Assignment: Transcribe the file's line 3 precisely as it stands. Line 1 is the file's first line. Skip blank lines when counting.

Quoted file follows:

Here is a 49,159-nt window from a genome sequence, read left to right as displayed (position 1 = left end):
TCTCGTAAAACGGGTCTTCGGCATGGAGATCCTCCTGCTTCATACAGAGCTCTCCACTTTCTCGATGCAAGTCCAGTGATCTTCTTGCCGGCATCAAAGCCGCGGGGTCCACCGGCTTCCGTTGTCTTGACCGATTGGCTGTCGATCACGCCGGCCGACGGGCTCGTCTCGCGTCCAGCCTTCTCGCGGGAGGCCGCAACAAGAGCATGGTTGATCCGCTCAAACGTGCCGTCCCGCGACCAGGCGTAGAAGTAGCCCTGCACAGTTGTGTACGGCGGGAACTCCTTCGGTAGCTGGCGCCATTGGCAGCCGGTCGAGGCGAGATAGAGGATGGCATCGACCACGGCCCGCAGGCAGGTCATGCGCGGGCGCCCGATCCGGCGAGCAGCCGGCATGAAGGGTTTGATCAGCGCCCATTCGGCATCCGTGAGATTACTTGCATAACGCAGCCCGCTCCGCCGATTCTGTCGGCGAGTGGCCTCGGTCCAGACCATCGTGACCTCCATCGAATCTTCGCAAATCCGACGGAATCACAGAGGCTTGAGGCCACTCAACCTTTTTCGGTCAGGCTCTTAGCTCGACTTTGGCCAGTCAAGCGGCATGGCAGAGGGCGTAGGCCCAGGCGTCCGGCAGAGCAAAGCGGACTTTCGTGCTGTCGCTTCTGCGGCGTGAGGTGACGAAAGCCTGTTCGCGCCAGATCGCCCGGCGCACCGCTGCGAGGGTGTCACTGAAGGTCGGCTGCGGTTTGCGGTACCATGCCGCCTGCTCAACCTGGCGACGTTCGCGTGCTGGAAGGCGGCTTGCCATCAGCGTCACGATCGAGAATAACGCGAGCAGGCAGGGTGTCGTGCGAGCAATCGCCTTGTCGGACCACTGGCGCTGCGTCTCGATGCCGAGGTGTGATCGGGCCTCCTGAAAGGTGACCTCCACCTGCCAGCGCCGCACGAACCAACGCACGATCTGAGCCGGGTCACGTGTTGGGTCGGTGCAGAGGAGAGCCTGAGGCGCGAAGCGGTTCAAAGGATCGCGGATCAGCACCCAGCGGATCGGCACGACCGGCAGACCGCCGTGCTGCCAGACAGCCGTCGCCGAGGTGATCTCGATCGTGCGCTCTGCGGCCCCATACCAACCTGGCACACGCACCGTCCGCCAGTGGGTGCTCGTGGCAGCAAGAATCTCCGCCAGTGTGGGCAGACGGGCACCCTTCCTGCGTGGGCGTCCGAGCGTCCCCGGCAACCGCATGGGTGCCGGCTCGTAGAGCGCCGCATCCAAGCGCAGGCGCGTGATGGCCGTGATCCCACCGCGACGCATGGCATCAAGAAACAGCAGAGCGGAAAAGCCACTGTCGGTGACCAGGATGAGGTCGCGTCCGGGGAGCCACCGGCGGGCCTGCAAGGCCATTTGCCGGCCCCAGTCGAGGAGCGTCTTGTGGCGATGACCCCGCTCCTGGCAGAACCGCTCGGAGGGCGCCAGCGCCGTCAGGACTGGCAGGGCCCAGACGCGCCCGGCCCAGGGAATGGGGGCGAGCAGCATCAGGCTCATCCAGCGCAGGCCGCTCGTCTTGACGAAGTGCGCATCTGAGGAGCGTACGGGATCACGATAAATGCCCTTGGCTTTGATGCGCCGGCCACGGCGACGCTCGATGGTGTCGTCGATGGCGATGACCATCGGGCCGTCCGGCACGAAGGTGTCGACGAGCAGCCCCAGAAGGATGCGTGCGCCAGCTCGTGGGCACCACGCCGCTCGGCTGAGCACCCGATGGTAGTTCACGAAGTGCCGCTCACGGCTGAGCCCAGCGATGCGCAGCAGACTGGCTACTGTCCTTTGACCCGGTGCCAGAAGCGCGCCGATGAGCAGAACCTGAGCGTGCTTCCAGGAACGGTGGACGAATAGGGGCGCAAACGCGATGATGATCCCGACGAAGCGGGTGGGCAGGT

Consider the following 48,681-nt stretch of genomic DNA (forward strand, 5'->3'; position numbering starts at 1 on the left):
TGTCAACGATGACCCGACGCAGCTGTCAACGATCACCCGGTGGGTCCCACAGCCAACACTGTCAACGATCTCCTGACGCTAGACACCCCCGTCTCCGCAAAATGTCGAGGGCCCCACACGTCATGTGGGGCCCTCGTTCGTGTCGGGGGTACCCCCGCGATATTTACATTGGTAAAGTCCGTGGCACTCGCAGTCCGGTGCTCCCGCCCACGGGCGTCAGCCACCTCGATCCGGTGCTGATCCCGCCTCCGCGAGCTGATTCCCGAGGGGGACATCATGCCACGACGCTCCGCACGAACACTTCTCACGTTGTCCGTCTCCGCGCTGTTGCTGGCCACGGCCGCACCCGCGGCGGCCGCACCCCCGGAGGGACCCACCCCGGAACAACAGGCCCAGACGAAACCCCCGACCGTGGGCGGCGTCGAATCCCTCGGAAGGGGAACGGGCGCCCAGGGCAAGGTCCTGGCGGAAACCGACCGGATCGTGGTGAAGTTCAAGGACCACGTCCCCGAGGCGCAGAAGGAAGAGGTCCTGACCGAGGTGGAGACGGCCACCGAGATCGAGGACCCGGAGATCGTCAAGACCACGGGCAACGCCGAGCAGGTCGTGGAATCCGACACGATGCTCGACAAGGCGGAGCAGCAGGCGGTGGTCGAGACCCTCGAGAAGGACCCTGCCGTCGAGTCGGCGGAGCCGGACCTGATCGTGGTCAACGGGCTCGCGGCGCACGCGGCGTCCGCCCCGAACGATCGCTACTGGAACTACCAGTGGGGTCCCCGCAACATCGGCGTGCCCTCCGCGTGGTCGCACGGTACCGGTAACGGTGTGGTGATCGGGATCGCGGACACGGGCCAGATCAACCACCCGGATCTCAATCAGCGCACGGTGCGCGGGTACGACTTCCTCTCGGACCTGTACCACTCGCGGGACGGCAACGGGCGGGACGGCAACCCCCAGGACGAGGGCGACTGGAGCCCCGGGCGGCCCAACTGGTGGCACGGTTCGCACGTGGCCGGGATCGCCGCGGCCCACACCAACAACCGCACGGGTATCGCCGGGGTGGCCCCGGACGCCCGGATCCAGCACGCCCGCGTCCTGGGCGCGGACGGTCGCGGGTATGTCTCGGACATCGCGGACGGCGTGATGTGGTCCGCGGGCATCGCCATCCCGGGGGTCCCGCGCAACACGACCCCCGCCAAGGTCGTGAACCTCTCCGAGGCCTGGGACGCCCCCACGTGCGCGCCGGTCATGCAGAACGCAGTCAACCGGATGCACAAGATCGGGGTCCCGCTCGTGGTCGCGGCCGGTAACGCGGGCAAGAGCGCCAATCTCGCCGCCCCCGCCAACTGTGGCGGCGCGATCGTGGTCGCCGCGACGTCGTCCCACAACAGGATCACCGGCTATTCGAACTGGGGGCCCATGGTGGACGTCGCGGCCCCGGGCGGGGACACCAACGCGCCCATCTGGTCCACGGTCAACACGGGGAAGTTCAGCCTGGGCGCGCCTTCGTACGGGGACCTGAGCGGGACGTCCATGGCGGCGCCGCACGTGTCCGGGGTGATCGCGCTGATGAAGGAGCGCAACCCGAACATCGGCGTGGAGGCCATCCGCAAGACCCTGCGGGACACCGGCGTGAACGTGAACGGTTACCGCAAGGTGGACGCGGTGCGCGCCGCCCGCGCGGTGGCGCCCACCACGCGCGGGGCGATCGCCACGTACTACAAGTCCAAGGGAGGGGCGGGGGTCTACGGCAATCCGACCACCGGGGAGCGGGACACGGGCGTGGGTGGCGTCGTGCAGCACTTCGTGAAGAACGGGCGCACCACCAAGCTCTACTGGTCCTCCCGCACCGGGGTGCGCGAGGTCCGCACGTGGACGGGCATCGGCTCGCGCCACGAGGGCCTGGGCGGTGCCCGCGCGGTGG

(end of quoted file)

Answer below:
Consider the following 48,681-nt stretch of genomic DNA (forward strand, 5'->3'; position numbering starts at 1 on the left):